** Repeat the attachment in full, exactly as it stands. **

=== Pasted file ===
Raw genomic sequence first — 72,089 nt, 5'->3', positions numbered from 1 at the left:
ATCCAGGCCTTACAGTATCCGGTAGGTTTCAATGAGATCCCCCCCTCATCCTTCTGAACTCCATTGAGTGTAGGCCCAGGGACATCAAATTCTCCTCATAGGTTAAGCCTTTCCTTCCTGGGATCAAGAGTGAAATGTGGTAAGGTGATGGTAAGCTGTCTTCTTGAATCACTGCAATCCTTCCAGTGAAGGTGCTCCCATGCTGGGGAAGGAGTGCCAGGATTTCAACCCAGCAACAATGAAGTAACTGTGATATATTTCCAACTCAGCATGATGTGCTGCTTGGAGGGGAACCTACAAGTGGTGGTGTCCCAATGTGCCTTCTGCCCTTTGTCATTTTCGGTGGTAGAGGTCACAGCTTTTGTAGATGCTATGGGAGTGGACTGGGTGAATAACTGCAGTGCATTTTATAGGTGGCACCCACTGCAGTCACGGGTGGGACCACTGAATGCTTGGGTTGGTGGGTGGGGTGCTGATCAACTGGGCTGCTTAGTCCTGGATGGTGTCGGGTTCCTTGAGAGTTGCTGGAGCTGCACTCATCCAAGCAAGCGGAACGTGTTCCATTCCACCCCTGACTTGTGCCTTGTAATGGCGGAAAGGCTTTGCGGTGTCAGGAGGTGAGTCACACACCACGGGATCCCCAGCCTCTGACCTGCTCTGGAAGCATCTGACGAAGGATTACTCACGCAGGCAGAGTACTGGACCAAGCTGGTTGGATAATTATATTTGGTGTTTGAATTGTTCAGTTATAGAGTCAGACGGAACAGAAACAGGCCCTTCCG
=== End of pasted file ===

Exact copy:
Raw genomic sequence first — 72,089 nt, 5'->3', positions numbered from 1 at the left:
ATCCAGGCCTTACAGTATCCGGTAGGTTTCAATGAGATCCCCCCCTCATCCTTCTGAACTCCATTGAGTGTAGGCCCAGGGACATCAAATTCTCCTCATAGGTTAAGCCTTTCCTTCCTGGGATCAAGAGTGAAATGTGGTAAGGTGATGGTAAGCTGTCTTCTTGAATCACTGCAATCCTTCCAGTGAAGGTGCTCCCATGCTGGGGAAGGAGTGCCAGGATTTCAACCCAGCAACAATGAAGTAACTGTGATATATTTCCAACTCAGCATGATGTGCTGCTTGGAGGGGAACCTACAAGTGGTGGTGTCCCAATGTGCCTTCTGCCCTTTGTCATTTTCGGTGGTAGAGGTCACAGCTTTTGTAGATGCTATGGGAGTGGACTGGGTGAATAACTGCAGTGCATTTTATAGGTGGCACCCACTGCAGTCACGGGTGGGACCACTGAATGCTTGGGTTGGTGGGTGGGGTGCTGATCAACTGGGCTGCTTAGTCCTGGATGGTGTCGGGTTCCTTGAGAGTTGCTGGAGCTGCACTCATCCAAGCAAGCGGAACGTGTTCCATTCCACCCCTGACTTGTGCCTTGTAATGGCGGAAAGGCTTTGCGGTGTCAGGAGGTGAGTCACACACCACGGGATCCCCAGCCTCTGACCTGCTCTGGAAGCATCTGACGAAGGATTACTCACGCAGGCAGAGTACTGGACCAAGCTGGTTGGATAATTATATTTGGTGTTTGAATTGTTCAGTTATAGAGTCAGACGGAACAGAAACAGGCCCTTCCG